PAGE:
Like a lot of 14-year-olds, Anais Fournier of Hagerstown, Maryland enjoyed reading vampire novels, watching chick flicks, and hanging out at the mall. She had a boyfriend, a twin brother, a little sister. She was an honor student and an organ donor.
Tragically, like a staggering 30-50% of her peers, Anais also enjoyed energy drinks. The night before she went into cardiac arrest, Anais downed a 24-ounce Monster Energy drink at the mall with friends. The next afternoon, she had another. Three hours later, relaxing at home, her heart buckled under 14 Cokes’ worth of caffeine. Doctors induced a coma to prevent brain swelling, but Anais Fournier died six days later, just before Christmas in 2011. The official cause of death was “cardiac arrhythmia due to caffeine toxicity.”
Anais’s mother, Wendy Crossland, told reporters that she had forbidden her daughter from consuming energy drinks “because I know they are bad for you.” Although Anais had a heart condition called mitral valve prolapse, it is a common one that affects 1 in 20 Americans, and her doctor did not consider her at risk. The National Institute of Health states, “Much of the time, MVP doesn’t cause any problems.”
Monster disagreed, telling NBC News, “We vehemently deny that drinking two cans of Monster Energy by itself can cause a death from caffeine toxicity.” The company also trotted out the industry’s stock Starbucks comparison, noting that some of the pervasive chain’s Ventis contain even more caffeine than a Monster tallboy.
The critical difference, of course, is that Starbucks doesn’t target kids. By their own admission, most energy drink companies market their products to children as as young as 12 (sixth graders). According to the Center for Science in the Public Interest, for marketing purposes these companies define “minors” as those under the age of 12. An internal Monster document from 2009 lists the company’s target audience as those born as late as 2000—i.e., nine-year-olds. Consider, too, the “Monster Army,” a program for 13-to-21-year-old athletes who receive sponsorship deals in exchange for representing the Monster brand. Who would idolize these fledgling stars but other teens and tweens?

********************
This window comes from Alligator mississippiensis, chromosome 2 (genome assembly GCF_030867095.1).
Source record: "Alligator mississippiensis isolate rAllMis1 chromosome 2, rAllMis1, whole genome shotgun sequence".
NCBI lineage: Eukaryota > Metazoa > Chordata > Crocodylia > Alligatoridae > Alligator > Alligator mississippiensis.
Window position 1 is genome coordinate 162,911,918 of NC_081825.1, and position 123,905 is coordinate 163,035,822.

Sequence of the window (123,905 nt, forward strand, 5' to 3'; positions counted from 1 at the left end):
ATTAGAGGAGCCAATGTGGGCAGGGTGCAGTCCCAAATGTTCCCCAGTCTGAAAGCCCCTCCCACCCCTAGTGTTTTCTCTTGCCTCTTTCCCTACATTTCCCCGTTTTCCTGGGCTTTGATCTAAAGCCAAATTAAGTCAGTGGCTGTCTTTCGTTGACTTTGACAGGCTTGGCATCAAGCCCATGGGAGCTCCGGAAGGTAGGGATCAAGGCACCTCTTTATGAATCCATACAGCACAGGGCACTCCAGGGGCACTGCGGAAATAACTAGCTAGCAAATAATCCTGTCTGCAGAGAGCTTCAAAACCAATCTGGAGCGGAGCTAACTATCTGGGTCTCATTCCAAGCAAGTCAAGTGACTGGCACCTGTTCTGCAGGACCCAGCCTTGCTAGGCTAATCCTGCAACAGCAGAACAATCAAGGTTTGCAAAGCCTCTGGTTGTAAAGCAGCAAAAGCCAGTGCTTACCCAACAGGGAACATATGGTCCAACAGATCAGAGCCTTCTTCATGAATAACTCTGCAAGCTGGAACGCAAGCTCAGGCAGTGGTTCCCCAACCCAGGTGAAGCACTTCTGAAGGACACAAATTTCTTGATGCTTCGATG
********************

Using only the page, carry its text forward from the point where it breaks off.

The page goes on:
In 2010, children saw more television ads for 5-hour Energy than for any beverage but Capri Sun. The following year, a whopping 35% of eighth graders reported consuming energy drinks. As a result, the number of emergency room visits by 12-to-17-year-olds ballooned from 1,145 in 2007 to 1,499 in 2011. Some of these children—including Anais Fournier—died from caffeine poisoning.
Shortly after her death, Anais’s family filed a wrongful death suit against Monster for its failure to warn consumers about the potential hazards in its drinks. In 2013, the family of 19-year-old Alex Morris—an otherwise healthy teen who also suffered cardiac arrest and died after regularly consuming Monster—filed a similar suit.
In April 2015, Monster reached confidential (and likely sizable) settlements with the Morrises and with the wife of Shane Felts, a 42-year-old Kansas City man who died in 2014 after drinking a can of Monster a day for just two weeks. The wrongful death suit filed on behalf of Anais Fournier was scheduled to go to trial in August 2015, but there has been no word on its outcome, so this suit too has presumably ended in settlement.
Earlier this year, Maryland attorney Kevin I. Goldberg—who represented Anais’s family and other Monster victims, and who campaigned to restrict the sale of energy drinks to minors in Maryland—joined forces with Morgan & Morgan in our fight against Big Energy. We are investigating claims for more than 100 people who have suffered significant injuries after consuming energy drinks. Morgan & Morgan has already filed five suits against Monster, and more are on the way.
To prevent tragedies like Anais Fournier’s, we also launched a White House petition calling for more regulation of the way energy drink companies market and sell to minors. This petition could save lives, and pleads, “Mr. President, for our children’s sake, please take action.”